I went on another successful book diving mission this weekend, and I couldn’t resist sharing the spoils:
Clockwise from top left:
Deafening, by Francis Itani (PB). A KIRBC recommendation (read Emily’s review here) has had me on the hunt for this one for a while. Not to mention it’s won the Commonwealth Prize and has Canada Reads street cred. This one will probably jump up in the reading queue pretty soon.
Muriella Pent, by Russel Smith (HC). I’m not going to lie, the thing that has really captivated about this book, is the painting on the cover. It’s one of my faves at the AGO (which has free admission on Wed nights, Torontonians). The painting, The Marchesa Casati byAugustus Edwin John, hangs in one of rooms crowded with rather stuffy portraits and old-timey landscapes in heavy gilded frames, and this woman just pierces right through all that drab and dreary. I do love a firey read head, but it’s more than that: is she sad or scheming? With the blustery skies in the background it could be either. But one thing is for sure, that knowing gaze is (in the words of Tyra Banks) FIERCE. I’ve also been meaning to read more of Russell Smith than his weekly man-style column in the Globe, and while he offers sage advice, I’m sure he has more to give.
Pilgrim, by Timothy Findley (PB). It being Findley is enough for me, though the painting on this cover is more unsettling than the the last: The Virgin Mary meets Obi Wan Kenobi. And is that supposed to be as vulgar as I think?(Clearly my brain is a little over-sexed after finishing Diablo Cody’s Candy Girl.)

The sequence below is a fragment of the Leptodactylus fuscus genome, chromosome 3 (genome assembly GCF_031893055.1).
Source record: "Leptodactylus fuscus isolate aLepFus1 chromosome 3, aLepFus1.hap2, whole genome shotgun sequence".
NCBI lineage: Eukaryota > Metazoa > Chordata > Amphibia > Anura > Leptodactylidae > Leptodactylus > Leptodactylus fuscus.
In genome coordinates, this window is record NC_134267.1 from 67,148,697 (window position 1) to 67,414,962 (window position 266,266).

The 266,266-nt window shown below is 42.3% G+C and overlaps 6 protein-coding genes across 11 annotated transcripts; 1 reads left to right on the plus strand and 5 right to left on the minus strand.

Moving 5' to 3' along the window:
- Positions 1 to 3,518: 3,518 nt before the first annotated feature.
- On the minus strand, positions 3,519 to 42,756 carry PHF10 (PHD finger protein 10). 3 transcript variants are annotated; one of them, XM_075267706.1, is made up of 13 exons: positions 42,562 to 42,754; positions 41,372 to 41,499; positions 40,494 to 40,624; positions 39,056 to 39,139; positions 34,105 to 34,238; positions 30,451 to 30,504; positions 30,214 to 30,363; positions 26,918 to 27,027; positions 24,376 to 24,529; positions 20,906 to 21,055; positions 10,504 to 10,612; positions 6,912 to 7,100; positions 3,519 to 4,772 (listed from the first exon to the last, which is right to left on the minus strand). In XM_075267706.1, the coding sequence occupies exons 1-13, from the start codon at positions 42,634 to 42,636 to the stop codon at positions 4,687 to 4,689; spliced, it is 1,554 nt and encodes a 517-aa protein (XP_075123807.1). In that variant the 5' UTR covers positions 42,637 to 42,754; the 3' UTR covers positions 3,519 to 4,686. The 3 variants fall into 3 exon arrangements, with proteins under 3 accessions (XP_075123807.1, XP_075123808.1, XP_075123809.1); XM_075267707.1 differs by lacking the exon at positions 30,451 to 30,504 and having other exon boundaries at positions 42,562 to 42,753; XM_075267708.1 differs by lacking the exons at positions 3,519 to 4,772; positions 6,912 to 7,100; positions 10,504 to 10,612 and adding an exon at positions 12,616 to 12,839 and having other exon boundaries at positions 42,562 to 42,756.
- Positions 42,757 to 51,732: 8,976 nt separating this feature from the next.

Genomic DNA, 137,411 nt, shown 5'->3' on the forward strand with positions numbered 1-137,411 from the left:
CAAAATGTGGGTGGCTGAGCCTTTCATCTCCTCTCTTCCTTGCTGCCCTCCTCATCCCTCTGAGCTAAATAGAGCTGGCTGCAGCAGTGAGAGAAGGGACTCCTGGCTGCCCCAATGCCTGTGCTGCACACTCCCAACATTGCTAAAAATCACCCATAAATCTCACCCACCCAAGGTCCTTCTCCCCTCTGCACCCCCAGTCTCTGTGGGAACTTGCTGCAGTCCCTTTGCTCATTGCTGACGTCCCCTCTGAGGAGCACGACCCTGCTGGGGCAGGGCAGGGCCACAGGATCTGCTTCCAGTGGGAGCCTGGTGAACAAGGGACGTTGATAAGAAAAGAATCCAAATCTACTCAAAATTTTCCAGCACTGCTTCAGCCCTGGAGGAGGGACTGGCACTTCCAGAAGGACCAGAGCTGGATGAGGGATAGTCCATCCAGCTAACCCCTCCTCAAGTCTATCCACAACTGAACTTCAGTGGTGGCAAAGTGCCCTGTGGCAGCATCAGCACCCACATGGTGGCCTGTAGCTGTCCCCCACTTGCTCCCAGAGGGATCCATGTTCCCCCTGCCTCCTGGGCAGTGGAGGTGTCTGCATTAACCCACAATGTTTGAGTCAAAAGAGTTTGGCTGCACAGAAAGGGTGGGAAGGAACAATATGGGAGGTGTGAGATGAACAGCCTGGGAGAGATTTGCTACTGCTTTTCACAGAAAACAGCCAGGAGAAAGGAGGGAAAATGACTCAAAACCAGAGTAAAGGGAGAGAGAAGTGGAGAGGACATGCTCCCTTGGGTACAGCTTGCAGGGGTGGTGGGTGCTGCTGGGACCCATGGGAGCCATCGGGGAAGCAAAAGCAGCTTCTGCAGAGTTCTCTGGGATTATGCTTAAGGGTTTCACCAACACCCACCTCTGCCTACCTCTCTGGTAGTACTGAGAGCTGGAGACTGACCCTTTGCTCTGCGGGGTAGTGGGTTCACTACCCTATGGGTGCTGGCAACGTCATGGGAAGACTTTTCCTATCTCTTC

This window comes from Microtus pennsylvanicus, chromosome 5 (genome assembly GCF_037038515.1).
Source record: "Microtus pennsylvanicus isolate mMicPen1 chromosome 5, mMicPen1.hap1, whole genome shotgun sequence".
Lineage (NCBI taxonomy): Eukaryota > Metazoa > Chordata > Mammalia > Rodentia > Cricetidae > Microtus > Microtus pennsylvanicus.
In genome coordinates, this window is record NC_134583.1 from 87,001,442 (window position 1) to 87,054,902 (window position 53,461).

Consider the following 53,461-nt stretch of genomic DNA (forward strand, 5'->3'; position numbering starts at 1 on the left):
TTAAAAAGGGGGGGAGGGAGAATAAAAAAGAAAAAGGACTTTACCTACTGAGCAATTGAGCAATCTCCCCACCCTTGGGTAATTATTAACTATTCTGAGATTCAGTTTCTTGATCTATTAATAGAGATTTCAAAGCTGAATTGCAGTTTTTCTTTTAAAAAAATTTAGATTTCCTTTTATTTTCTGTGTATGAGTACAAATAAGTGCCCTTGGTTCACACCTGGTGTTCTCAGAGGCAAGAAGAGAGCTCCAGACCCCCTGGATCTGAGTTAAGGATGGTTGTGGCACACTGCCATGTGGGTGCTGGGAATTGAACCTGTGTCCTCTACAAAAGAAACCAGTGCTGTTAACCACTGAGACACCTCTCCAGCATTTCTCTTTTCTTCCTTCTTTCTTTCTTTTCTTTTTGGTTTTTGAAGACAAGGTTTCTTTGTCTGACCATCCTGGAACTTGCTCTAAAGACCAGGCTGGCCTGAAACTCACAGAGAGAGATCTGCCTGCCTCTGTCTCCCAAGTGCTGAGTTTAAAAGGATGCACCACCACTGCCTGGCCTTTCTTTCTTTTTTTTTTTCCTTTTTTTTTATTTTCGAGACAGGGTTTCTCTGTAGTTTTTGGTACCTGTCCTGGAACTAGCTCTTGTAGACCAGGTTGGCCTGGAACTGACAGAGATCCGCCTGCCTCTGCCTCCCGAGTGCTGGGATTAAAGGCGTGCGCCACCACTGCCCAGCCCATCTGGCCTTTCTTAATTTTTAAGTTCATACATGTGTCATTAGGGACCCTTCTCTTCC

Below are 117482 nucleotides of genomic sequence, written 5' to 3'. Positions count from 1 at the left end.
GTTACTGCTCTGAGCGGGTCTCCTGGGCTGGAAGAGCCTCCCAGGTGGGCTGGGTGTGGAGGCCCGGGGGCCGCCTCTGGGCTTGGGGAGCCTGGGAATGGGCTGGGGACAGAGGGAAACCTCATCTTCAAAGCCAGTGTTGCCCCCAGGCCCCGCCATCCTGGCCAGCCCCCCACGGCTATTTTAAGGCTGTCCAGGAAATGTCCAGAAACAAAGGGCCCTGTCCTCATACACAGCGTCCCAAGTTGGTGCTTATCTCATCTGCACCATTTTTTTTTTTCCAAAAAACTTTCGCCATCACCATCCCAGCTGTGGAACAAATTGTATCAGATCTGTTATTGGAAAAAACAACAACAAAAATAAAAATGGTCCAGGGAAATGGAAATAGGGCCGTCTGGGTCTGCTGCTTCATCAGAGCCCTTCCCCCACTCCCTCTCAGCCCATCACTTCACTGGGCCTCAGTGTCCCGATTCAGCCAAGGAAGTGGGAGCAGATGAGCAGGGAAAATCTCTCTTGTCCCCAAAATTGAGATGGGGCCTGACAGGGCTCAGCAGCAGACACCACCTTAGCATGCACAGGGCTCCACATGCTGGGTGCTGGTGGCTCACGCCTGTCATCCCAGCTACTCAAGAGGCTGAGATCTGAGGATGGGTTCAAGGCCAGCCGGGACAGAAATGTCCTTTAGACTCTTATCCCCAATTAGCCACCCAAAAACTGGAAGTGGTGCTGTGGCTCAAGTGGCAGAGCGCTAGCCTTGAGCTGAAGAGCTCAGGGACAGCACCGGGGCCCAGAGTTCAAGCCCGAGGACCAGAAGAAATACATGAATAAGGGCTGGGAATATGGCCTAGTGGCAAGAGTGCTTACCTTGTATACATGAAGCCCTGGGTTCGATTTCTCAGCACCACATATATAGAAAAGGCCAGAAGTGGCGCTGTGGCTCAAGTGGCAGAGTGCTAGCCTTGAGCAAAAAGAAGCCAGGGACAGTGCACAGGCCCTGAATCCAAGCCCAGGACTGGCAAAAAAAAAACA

We So Seldom Look on Love, by Barbara Gowdy (PB). I’m not a big short story reader, but I’m making an exception for Gowdy. Also, I like the look of Gowdy’s Harper Perennial editions.
A Thousand Splendid Suns, by Khaled Hosseini (HC). Kind of a big deal, you know? I liked The Kite Runner, so I’m into reading this. Plus this edition was like one of those used book miracles — it doesn’t even look read (which, of course, I hope isn’t the case).
The Bloody Chamber, by Angela Carter (PB). I was introduced to Carter through The Magic Toyshop, a book I studied for a research assistant position which focused on modern gothic novels and the family (if that topic makes you think big incest, you would be more right than you care to know). But Carter’s writing has more to it than lusty trysts between blood relatives, and certainly she’s a master of her genre. Plus, this book has some of the more hardcore marginalia I’ve seen. And though I loved the Hosseini for being pristine, I’m completely intrigued by how this one has been colonized by overzealous pencil scrawls and multi-colour highlighter. We’ll see if I can crack the code.
Brokeback Mountain, by Annie Proulx. (HC – That grey mystery sans dustjacket.) I’m a sucker for forbidden love and am a big fan of cowboys (even if these ones wouldn’t be big fans of me). Plus, I’ve been meaning to read Proulx for a while, and this slim little novella seems perfectly tailored for my subway reading convenience.
TOTAL SPENT: $6.25